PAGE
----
Satisfaction visual analogue scale

A VAS for satisfaction is a horizontal line of 100-mm long. At the beginning and at the end, there are two descriptors representing extremes of satisfaction (i.e. no satisfaction and extreme satisfaction). The patient rated his satisfaction by making a vertical mark on the 100-mm line. The measurement in millimetres was converted to the same number of points ranging from 0 to 100 points. The exact question was “Are you satisfied with your hip prosthesis?” A standard explanation of how to fill in the VAS form was mentioned beneath the VAS horizontal line. The VAS form is shown in the annex.

Construct validity

In the absence of a golden standard, the construct validity should be considered with scores that correlate well with the satisfaction VAS to judge its validity. Construct validity of the satisfaction VAS is established by comparison with the relevant components of the SF-36, VAS pain during rest and activity, WOMAC, OHS and HHS by means of Spearman’s correlation analysis. Convergent and discriminant validities are two aspects of construct validity. Convergent validity refers to the extent to which different ways of measuring the same trait intercorrelate with one another. Discriminant validity involves demonstrating that a measure does not correlate too strongly with measures that are intended to indicate different traits than it does. To measure convergent and divergent validity, satisfaction is compared by means of Spearman’s correlation analysis against the physical and mental scores from the SF-36.

Content validity

One of the items of content validity is the presence of a floor or ceiling effect, meaning that patients score the lowest or highest possible score. Although in case of satisfaction a large ceiling effect may look as a perfect outcome of your surgery, it may make your score less usable since there is no possibility to discriminate between these patients based on this outcome alone and since ceiling effect of the VAS satisfaction, but also possible ceiling effects of the scores used for calculation of the construct validity can influence calculation of the construct validity. For all scores used, the ceiling effect is calculated.

Reliability

Reliability refers to the fact that the same outcome should be reached if the test is performed again by the same patients when the symptoms have not changed [8]. Reliability is the basic requirement of all scientific requirements [21]. The test–retest reliability of the satisfaction VAS was determined by giving the patients a second satisfaction VAS at the outpatient department after they had handed over the completed forms which they had filled in at home. The patients did not know that they had to fill out VAS forms for the second time. All patients confirmed that they had filled the first forms more than 2 days before they went to the outpatient department. The test–retest reliability was investigated by assessing the intra-class coefficient. The intra-class correlation coefficient (ranging between 0 and 1) is an index of concordance for continuous data. An intra-class correlation coefficient of less than 0.4 is considered poor; between 0.4 and 0.75, fair; and greater than 0.75, excellent [15]. The systematic difference between the initial and the retest satisfaction VAS test determines the reliability of the test.

Statistics

A priori power analyse on the outcome measure satisfaction indicated that with power set to 80 % and alpha set to 0.05, 150 patients were needed to validate the satisfaction VAS. The construct validity of the satisfaction VAS was tested using the Spearman rho correlation coefficients, which compare the patient satisfaction VAS with the pain VAS at rest and during activity, WOMAC, SF-36, HHS and the OHS and the improvement of the scores from preoperative to follow-up scores. The reliability was tested using the intra-class coefficients, which tested the test–retest of the satisfaction VAS. Significance was set at a p value <0.05.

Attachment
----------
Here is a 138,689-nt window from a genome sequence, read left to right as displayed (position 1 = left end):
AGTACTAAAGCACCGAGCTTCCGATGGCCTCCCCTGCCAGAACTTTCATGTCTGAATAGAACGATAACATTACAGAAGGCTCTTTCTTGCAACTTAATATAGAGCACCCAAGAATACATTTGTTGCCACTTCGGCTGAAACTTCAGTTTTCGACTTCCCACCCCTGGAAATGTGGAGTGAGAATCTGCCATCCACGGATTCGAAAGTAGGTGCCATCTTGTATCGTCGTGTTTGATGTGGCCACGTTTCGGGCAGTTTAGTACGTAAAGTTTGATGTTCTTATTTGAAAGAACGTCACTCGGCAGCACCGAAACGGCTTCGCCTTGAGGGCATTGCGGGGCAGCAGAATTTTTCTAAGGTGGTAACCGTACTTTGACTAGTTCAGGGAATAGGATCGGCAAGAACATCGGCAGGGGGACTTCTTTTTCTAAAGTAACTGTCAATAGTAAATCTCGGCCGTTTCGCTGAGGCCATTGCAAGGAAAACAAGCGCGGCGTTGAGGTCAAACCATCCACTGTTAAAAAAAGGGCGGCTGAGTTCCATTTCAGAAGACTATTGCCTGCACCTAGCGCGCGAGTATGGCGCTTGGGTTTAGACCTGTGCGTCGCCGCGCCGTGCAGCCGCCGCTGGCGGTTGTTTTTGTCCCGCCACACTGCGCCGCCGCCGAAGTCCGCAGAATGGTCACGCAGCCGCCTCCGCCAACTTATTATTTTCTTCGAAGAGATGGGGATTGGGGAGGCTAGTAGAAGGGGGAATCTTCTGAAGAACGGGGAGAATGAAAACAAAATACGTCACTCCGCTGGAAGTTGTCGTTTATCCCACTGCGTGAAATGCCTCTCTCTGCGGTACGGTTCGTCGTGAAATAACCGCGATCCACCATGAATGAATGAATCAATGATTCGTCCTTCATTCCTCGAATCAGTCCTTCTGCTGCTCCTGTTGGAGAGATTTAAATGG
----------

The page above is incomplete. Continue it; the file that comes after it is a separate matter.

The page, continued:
Results

Patients

A total of 153 completed questionnaires were available from the follow-up. The patient satisfaction at the time of follow-up filled in at home was 85.6 (SD 25.1), and the patient satisfaction at the time of follow-up filled in at the outpatient department was 84.0 (SD 25.6). Not all patients showed an improvement in scores; the average improvements are shown in Table 1.
Table 1

Improvement after THA for the scores

 

Mean

Standard deviation

VAS pain in rest

26.4

28.2

VAS pain during activity

46.8

28.4

WOMAC pain

34.4

22.1

WOMAC stiffness

29.7

28.2

WOMAC functioning

32.1

24.4

Harris hip score

31.0

18.9

Construct validity

The Spearman rho compared to VAS pain varies from 0.62 to 0.80 which proves construct validity since pain is one of the most important factors in hip replacement. The construct validity compared to the WOMAC, Harris hip score and Oxford hip score are good with a rho varying between 0.53 and 0.70. Improvement compared to the preoperative status shows poor construct validity (Table 2). Convergent and divergent validity shows to be poor; both physical functioning and mental health of the SF-36 have a rho of 0.21 and 0.31 where only bodily pain scores a rho of 0.48.
Table 2

Construct validity, Spearman rho is shown for the VAS satisfaction against the different scores and their improvement

 

VAS satisfaction

Different scores

SF-36

Physical components

 Physical functioning (PF)

0.31

 Role limitation due to physical problems (RP)

0.40

 Bodily pain (BP)

0.48

 Social functioning (SF)

0.42

Mental components

 Mental health (MH)

0.21

 Role limitation due to emotional problems (RE)

0.11

 Energy and vitality (VT)

0.34

 General health (GH)

0.30

VAS pain rest

0.62

VAS pain activity

0.80

WOMAC

 Pain

0.59

 Function

0.53

 Physical functioning

0.461

 Oxford 12Q

0.67

 Harris hip score

0.70

 

 

Improvements

 VAS pain rest

0.35

 VAS pain activity

0.57

WOMAC

 Pain

0.40

 Function

0.45

 Physical functioning

0.54

 Harris hip score

0.55

For all correlation coefficients, p < 0.01

Content validity

A strong ceiling effect of the satisfaction VAS is present. Sixty-five patients (42 %) scored 100 on the VAS satisfaction, meaning very satisfied. The distribution of the VAS satisfaction is shown in Fig. 1. The amount of ceiling effect per score is given in Table 3.